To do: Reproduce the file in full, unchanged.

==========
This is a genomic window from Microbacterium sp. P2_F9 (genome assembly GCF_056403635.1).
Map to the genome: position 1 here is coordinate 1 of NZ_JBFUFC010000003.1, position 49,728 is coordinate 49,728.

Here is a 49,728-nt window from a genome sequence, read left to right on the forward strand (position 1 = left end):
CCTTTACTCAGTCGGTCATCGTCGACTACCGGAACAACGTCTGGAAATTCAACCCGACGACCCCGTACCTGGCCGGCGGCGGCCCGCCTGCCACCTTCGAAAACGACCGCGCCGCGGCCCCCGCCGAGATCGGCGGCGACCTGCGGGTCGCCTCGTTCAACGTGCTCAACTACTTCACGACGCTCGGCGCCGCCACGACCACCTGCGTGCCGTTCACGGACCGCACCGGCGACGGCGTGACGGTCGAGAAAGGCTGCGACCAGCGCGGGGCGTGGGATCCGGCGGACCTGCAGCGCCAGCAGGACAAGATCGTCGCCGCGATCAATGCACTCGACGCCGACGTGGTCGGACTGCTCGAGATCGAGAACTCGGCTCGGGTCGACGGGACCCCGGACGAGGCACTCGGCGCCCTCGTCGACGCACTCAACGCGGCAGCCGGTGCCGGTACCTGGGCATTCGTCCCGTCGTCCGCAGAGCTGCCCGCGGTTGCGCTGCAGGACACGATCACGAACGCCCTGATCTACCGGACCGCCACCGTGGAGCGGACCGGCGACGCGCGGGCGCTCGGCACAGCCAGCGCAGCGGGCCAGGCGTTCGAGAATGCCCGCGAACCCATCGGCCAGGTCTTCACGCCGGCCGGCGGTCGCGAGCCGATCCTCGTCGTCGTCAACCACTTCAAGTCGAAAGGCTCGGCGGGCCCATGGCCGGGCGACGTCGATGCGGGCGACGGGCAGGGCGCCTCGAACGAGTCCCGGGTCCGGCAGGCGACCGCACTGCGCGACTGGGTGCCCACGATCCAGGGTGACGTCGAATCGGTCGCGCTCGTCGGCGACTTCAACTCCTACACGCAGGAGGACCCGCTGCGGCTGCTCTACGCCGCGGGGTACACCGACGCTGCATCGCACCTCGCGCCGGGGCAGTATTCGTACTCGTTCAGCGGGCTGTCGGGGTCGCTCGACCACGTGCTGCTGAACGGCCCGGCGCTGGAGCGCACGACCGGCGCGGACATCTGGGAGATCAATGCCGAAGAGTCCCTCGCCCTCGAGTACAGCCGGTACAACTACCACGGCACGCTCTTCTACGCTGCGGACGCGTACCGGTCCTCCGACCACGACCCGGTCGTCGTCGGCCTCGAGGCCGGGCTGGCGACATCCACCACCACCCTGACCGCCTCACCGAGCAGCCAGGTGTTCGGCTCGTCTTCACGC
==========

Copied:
This is a genomic window from Microbacterium sp. P2_F9 (genome assembly GCF_056403635.1).
Map to the genome: position 1 here is coordinate 1 of NZ_JBFUFC010000003.1, position 49,728 is coordinate 49,728.

Here is a 49,728-nt window from a genome sequence, read left to right on the forward strand (position 1 = left end):
CCTTTACTCAGTCGGTCATCGTCGACTACCGGAACAACGTCTGGAAATTCAACCCGACGACCCCGTACCTGGCCGGCGGCGGCCCGCCTGCCACCTTCGAAAACGACCGCGCCGCGGCCCCCGCCGAGATCGGCGGCGACCTGCGGGTCGCCTCGTTCAACGTGCTCAACTACTTCACGACGCTCGGCGCCGCCACGACCACCTGCGTGCCGTTCACGGACCGCACCGGCGACGGCGTGACGGTCGAGAAAGGCTGCGACCAGCGCGGGGCGTGGGATCCGGCGGACCTGCAGCGCCAGCAGGACAAGATCGTCGCCGCGATCAATGCACTCGACGCCGACGTGGTCGGACTGCTCGAGATCGAGAACTCGGCTCGGGTCGACGGGACCCCGGACGAGGCACTCGGCGCCCTCGTCGACGCACTCAACGCGGCAGCCGGTGCCGGTACCTGGGCATTCGTCCCGTCGTCCGCAGAGCTGCCCGCGGTTGCGCTGCAGGACACGATCACGAACGCCCTGATCTACCGGACCGCCACCGTGGAGCGGACCGGCGACGCGCGGGCGCTCGGCACAGCCAGCGCAGCGGGCCAGGCGTTCGAGAATGCCCGCGAACCCATCGGCCAGGTCTTCACGCCGGCCGGCGGTCGCGAGCCGATCCTCGTCGTCGTCAACCACTTCAAGTCGAAAGGCTCGGCGGGCCCATGGCCGGGCGACGTCGATGCGGGCGACGGGCAGGGCGCCTCGAACGAGTCCCGGGTCCGGCAGGCGACCGCACTGCGCGACTGGGTGCCCACGATCCAGGGTGACGTCGAATCGGTCGCGCTCGTCGGCGACTTCAACTCCTACACGCAGGAGGACCCGCTGCGGCTGCTCTACGCCGCGGGGTACACCGACGCTGCATCGCACCTCGCGCCGGGGCAGTATTCGTACTCGTTCAGCGGGCTGTCGGGGTCGCTCGACCACGTGCTGCTGAACGGCCCGGCGCTGGAGCGCACGACCGGCGCGGACATCTGGGAGATCAATGCCGAAGAGTCCCTCGCCCTCGAGTACAGCCGGTACAACTACCACGGCACGCTCTTCTACGCTGCGGACGCGTACCGGTCCTCCGACCACGACCCGGTCGTCGTCGGCCTCGAGGCCGGGCTGGCGACATCCACCACCACCCTGACCGCCTCACCGAGCAGCCAGGTGTTCGGCTCGTCTTCACGC